Well, this is exactly what David was doing here: He was giving Himself a little pep talk, talking to his soul, and telling himself what time it is! It’s time to bless the Lord!
Now why would one have to do this? It’s because their soul is going to not want to bless him at times. These times are usually when things are tough, when life is throwing you lemons, or simply when your emotions are down. This is when a child of God has to do something like David did here – start talking to your soul.
Let me give you a good example of this from the New Testament:
Many of us are familiar with trials that the apostle Paul went through and how he was imprisoned on multiple occasions.
Well, in the Book of Philippians, we have the backdrop of one of these extremely difficult circumstances. He told this church how his imprisonment had actually turned out for the furtherance of the Gospel (See Philippians 1:12). He talked about how, as bad as this situation he was in was, that one of the hardest things was how he was hearing about people on the outside preaching Christ for spite, “supposing to add affliction to his chains.”
So let’s put this into perspective: Suppose you were a successful businessman, and you were arrested and put into a jail even though you were innocent. And this imprisonment was one of the closest things to hell you had ever experienced. Then you learned that there were people on the outside who were trying to steal your business and you knew that they were doing it just to hurt you. That would be a pretty bad day, don’t you think?
Well, that’s pretty much what Paul was going through. People were preaching Christ just to spite him. He knew that there were people who were trying to inflict even more suffering on him by taking his “business.” But I want you to notice what Paul said in Philippians 1:18 – “What then? Only that in every way, whether in pretense or in truth, Christ is preached; and in this I rejoice, yes, and will rejoice.” Wow, I just love that! What a remarkable attitude Paul possessed! Instead of getting hurt and offended by the wrong motives of others, the apostle Paul’s only concern was that Christ was being preached, and that caused him to rejoice.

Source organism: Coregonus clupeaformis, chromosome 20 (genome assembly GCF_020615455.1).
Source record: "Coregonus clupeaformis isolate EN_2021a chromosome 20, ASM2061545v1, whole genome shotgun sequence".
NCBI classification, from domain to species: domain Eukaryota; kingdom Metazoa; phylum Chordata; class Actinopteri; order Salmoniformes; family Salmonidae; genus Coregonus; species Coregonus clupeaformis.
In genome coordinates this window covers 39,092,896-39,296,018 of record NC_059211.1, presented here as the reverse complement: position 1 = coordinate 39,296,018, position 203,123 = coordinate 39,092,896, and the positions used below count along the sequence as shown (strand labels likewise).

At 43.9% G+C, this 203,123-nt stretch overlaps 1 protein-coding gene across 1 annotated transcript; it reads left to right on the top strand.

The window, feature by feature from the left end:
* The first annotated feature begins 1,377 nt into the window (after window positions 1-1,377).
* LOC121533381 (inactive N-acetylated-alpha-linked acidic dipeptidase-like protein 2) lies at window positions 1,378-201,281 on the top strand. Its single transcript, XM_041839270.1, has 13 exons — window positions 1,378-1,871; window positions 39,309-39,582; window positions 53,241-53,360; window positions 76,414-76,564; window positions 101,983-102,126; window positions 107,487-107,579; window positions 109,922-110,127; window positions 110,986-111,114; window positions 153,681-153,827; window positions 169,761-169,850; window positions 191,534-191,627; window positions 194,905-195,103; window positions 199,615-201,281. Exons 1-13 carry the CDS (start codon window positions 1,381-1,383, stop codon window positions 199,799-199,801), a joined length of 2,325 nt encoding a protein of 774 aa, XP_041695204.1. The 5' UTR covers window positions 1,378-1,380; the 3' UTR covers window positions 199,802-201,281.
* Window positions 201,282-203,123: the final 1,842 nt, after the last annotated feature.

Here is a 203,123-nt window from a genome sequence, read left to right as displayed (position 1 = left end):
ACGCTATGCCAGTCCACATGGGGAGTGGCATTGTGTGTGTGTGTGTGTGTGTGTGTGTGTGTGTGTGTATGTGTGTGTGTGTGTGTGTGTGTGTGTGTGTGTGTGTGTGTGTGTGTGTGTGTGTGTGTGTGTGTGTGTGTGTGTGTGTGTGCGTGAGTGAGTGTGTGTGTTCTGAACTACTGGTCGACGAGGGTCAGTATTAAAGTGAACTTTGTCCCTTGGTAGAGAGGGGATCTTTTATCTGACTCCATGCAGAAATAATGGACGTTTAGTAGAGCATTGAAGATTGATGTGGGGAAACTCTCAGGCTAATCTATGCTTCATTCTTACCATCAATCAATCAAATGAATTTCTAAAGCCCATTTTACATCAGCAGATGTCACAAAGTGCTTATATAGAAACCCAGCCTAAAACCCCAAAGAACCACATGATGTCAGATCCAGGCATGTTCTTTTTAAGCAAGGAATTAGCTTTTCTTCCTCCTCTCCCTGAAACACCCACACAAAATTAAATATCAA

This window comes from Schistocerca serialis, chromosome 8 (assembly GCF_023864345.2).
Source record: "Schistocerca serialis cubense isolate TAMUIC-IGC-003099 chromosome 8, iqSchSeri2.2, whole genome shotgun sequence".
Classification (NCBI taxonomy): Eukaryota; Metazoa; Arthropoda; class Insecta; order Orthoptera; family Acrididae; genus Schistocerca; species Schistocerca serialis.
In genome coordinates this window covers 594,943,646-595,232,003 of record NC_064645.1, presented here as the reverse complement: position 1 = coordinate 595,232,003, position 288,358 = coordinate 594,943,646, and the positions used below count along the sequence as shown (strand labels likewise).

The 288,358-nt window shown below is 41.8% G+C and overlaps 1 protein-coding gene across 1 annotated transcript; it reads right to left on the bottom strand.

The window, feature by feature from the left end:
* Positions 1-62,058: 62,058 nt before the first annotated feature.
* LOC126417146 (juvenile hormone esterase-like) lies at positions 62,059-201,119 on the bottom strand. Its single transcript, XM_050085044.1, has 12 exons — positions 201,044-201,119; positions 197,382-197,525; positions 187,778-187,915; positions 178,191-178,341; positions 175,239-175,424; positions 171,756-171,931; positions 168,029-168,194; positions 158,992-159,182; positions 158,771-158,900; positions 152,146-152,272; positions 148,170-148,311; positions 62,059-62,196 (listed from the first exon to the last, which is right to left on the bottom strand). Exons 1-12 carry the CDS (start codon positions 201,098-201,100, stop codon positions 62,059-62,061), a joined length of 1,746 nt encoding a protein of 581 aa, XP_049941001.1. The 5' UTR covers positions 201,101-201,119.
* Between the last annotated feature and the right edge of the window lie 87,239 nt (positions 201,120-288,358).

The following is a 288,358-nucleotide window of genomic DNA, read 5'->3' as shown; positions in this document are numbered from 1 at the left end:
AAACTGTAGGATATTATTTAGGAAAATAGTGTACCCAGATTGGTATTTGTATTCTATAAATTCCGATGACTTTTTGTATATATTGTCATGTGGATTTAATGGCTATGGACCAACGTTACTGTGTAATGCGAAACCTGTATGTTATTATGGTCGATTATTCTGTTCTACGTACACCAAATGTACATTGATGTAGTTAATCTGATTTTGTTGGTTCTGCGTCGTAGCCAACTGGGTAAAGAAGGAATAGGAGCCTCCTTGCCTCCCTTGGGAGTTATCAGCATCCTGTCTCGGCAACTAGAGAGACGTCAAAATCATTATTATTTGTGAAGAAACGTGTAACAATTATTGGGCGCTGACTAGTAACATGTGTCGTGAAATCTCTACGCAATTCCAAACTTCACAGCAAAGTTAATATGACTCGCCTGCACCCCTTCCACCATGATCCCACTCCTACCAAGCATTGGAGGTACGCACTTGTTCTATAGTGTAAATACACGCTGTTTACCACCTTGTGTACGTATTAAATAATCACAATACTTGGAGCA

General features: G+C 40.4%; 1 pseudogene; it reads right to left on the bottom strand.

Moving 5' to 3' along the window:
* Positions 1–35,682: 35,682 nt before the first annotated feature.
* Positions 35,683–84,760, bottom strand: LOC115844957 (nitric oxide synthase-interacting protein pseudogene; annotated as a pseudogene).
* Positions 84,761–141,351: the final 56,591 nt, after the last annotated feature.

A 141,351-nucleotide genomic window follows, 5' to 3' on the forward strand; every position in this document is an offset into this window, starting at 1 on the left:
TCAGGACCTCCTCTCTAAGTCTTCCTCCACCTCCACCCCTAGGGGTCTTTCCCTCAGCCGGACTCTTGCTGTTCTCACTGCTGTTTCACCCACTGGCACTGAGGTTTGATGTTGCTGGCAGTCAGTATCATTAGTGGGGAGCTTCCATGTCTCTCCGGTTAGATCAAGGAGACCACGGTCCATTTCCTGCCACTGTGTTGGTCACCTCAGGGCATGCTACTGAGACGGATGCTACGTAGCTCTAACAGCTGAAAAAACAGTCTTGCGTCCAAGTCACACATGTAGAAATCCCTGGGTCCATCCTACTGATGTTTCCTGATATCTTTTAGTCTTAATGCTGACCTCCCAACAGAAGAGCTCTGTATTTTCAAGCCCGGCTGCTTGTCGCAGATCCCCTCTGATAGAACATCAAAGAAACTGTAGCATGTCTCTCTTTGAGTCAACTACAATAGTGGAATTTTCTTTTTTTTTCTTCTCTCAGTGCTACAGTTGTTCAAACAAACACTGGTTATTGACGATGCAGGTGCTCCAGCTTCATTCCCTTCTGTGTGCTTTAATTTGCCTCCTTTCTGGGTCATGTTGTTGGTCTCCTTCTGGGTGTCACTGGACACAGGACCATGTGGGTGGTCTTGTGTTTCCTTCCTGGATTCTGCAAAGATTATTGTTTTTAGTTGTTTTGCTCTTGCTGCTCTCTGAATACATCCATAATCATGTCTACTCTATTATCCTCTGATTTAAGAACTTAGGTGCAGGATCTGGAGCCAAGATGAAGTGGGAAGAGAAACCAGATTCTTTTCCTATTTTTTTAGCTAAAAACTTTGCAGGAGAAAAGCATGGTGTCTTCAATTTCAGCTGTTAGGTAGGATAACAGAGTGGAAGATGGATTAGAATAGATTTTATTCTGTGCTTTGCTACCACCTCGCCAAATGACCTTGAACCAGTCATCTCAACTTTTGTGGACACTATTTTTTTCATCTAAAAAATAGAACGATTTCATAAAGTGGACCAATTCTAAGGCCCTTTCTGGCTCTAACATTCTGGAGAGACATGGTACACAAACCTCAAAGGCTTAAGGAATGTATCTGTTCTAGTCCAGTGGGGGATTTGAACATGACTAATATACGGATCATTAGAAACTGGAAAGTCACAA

But notice the terminology he used here – “…and in this I rejoice, yes, and will rejoice!” The force of this statement just resounds with passion and conviction, does it not? It is as if he was saying, “I will rejoice in this and, yes, I will most definitely continue to rejoice in it!” But why such a bold statement? What is the cause for such an emphatic proclamation? To me, it is quite simple—the apostle Paul was giving himself a little pep talk like David did in Psalm 103.
I am sure Paul was dealing with the same temptations in his heart to be discouraged and offended like any normal human being would be regarding these things. I am certain that he had to take those “woe is me” thoughts captive. But here in this verse I believe Paul was making this declaration, not just for their information, but to inform his own soul that it was “rejoicing time.” Amen! Yes, he was telling himself— “Paul, you will rejoice in this! Oh yeah, you are going to rejoice about it!”
Saints, this is an extremely effective and biblical way to keep those negative emotions in check. That’s right—sometimes we just need to talk to our soul and let it know who is in charge.
Again, as King David said in his 103rd Psalm: “Bless the Lord O my soul; and all that is within me, bless His holy name!” This opening verse of this psalm was not just poetry; David was actually talking to his own soul. Yes, he was telling himself that everything within him was going to join together in giving praise to God. Bless the Lord, forevermore!